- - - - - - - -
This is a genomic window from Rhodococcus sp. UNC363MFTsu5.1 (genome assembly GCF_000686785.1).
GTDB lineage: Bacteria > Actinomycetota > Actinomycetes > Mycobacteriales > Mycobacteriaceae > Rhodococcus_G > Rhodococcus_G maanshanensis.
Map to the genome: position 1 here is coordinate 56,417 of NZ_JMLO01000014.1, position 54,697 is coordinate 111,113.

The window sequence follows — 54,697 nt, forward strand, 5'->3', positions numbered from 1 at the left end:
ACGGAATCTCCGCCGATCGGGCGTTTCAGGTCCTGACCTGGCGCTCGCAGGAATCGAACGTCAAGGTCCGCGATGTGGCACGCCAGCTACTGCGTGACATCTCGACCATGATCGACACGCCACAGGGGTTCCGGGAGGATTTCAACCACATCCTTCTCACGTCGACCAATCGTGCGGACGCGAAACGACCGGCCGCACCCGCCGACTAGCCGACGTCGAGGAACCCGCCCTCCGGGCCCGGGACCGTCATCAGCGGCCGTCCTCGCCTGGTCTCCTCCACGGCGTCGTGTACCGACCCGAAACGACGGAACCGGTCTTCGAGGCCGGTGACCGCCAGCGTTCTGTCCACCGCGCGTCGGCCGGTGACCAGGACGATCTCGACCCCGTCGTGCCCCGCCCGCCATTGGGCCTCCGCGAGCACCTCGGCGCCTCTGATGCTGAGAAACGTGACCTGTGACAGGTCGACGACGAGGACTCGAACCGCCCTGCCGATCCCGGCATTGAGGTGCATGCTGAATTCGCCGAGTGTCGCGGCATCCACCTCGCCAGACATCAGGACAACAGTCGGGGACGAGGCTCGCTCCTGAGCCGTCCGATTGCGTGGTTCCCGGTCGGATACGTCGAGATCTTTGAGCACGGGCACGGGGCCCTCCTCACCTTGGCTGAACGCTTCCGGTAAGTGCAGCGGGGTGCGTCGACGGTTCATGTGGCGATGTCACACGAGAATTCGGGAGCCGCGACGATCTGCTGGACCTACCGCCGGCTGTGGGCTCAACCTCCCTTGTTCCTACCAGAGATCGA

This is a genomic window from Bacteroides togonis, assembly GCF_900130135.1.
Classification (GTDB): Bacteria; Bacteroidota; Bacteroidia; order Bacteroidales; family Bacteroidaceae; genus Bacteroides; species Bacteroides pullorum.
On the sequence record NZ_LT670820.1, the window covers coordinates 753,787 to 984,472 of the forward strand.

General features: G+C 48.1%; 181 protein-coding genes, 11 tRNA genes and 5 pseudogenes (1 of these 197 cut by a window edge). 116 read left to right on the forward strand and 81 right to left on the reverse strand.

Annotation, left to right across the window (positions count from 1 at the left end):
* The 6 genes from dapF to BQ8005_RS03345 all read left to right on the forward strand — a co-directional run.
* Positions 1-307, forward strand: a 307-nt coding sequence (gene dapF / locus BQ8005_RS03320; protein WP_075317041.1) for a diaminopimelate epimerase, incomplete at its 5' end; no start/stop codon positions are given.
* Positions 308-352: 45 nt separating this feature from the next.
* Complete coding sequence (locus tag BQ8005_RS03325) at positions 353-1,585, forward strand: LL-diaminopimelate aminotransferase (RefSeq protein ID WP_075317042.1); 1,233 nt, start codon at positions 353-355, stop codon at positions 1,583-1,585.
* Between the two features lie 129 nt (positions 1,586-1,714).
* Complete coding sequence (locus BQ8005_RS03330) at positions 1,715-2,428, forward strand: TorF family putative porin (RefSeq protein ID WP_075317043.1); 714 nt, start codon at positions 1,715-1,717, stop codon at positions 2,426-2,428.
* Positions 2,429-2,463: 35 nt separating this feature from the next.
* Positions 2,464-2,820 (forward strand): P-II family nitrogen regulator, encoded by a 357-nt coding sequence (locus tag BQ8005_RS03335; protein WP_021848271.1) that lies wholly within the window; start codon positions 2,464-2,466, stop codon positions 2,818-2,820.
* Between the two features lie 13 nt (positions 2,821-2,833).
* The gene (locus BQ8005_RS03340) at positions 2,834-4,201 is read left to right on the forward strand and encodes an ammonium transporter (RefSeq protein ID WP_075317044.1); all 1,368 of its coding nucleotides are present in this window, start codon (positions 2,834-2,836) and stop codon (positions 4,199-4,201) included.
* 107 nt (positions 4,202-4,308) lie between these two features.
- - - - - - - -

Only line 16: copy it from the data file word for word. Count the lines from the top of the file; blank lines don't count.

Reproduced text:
* Complete coding sequence (locus BQ8005_RS03330) at positions 1,715-2,428, forward strand: TorF family putative porin (RefSeq protein ID WP_075317043.1); 714 nt, start codon at positions 1,715-1,717, stop codon at positions 2,426-2,428.